DT - To Spray or Ban? An Historical Ethical Dilemma
August 14, 2010
Malaria is a blood disease caused by the bite of a mosquito. In South Africa, it caused over 2.7 million deaths a year (Lawrence Berkley National Laboratory, 2010).
There is no known vaccine that can cure malaria. The only solution is to eradicate the cause- the mosquito.
A scientist named Dr. Paul Herman Muller made an insecticide-DDT (dichlorodiphenyltrichloroethane) in 1939. Although he was not the first to invent the chemical, he was the first to use it as an insecticide, when he realized it killed bug and insects (Davis, 1971). DDT was used to kill insects causing diseases such as body lice, malaria, and typhoid fever. The use of the insecticide dropped the cases of malaria in the United States, South Africa and other countries. By 1951, The United Stated considered malaria eradicated because of the use of DDT. In most countries malaria was under control and wiped out.
Opponent of DDT
In 1962 Rachel Carson, an aquatic biologist brought awareness to the public about the dangers and use of DDT with her book Silent Spring. She wrote about
dangers the chemical will have on the environment, stating it will have a negative effect on the birds and fish. She reported DDT was poisoning the bald eagles, fish and other small animals(Davis, 1971) . Other environmentalist started to speak out against the use of DDT. In 1967 several organizations filed a suit to restrict DDT's usage. By 1969 DDT's usage was reduced. The EPA (environmental protection agency) was established in the 1970's and in 1972 EPA placed a ban on DDT (Environmental Protection Agency (EPA), 1975). This was a direct response to Rachel Carson's book Silent Spring. It made an argument DDT was killing the wildlife and caused cancer in children. This was later found to be false and reports and statistics have shown to be the reverse (Environmental Protection Agency (EPA), 1975)....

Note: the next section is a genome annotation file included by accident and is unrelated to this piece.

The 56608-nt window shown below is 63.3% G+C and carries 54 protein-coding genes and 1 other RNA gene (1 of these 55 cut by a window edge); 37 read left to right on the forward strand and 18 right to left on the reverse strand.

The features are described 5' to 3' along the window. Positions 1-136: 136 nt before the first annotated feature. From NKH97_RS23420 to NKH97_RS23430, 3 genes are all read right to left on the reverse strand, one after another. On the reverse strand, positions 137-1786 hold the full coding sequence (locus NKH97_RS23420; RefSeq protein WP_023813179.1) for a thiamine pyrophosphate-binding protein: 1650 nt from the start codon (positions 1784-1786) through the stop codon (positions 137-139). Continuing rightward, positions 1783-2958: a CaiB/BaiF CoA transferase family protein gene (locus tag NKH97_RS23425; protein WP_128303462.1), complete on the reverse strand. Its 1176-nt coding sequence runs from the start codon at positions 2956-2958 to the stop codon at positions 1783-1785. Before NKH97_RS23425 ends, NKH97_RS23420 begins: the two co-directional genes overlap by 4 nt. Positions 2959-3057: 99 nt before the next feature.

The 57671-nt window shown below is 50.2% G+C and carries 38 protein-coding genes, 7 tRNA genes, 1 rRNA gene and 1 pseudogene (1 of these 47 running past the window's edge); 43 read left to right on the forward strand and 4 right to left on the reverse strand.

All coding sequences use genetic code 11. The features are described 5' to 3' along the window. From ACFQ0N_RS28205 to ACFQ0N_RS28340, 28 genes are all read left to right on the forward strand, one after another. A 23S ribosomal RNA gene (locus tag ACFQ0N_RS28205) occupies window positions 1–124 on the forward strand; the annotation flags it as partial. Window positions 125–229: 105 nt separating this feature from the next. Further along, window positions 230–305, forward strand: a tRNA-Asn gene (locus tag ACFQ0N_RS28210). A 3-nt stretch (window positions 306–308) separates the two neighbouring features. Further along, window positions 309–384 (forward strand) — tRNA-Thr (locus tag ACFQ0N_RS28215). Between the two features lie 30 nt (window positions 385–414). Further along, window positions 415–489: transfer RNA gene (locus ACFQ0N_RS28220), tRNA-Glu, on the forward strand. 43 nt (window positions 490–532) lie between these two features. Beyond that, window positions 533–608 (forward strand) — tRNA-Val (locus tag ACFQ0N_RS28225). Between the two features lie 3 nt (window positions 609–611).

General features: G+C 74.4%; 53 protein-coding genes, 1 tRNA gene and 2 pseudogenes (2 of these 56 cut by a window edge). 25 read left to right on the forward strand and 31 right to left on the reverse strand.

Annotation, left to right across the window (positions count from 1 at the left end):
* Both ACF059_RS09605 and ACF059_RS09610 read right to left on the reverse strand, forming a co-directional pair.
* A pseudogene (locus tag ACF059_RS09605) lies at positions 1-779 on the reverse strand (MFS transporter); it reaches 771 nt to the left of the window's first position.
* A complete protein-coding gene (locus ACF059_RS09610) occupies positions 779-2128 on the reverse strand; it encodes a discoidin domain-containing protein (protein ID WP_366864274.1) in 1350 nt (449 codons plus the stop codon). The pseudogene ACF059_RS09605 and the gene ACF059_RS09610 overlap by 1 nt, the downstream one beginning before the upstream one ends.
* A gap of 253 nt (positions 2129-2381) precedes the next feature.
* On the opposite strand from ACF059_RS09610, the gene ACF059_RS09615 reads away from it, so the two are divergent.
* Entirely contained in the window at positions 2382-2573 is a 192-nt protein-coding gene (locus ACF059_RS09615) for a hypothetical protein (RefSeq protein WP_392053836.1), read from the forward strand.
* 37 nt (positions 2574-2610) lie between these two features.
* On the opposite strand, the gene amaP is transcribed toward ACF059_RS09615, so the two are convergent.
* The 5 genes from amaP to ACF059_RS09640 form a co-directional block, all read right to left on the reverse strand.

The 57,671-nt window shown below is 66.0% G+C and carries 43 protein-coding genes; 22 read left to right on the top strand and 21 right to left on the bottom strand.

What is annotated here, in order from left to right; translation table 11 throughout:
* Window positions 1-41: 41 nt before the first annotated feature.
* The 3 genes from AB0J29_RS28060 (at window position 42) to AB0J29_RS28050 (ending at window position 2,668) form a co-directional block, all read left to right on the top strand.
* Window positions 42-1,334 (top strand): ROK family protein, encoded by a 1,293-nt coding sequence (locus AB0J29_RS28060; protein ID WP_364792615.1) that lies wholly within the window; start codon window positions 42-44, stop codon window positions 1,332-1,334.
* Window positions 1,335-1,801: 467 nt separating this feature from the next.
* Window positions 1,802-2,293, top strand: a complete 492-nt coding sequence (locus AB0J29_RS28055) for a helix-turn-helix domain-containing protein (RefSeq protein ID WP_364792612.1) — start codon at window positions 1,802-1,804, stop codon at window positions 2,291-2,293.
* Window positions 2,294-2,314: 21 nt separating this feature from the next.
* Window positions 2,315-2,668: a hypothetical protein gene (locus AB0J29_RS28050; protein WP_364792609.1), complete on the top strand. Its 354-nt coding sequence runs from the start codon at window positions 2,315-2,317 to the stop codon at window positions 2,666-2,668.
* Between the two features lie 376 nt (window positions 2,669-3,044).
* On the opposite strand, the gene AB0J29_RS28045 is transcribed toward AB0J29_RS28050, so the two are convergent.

References: Dart, A. K. (2010). DDT and Other Pesticide Scares. Retrieved from http://www.akdart.com/enviro7.html
Davis, A. S. (1971). The Deadly Dust: The Unhappy History of DDT. American Heritage Magazine. Retrieved from http://www.americanheritage.com
Lawrence Berkley National Laboratory. (2010). Microworlds. Retrieved from http://www.lbl.gov/MicroWorlds/xfiles/malariawhatis.html
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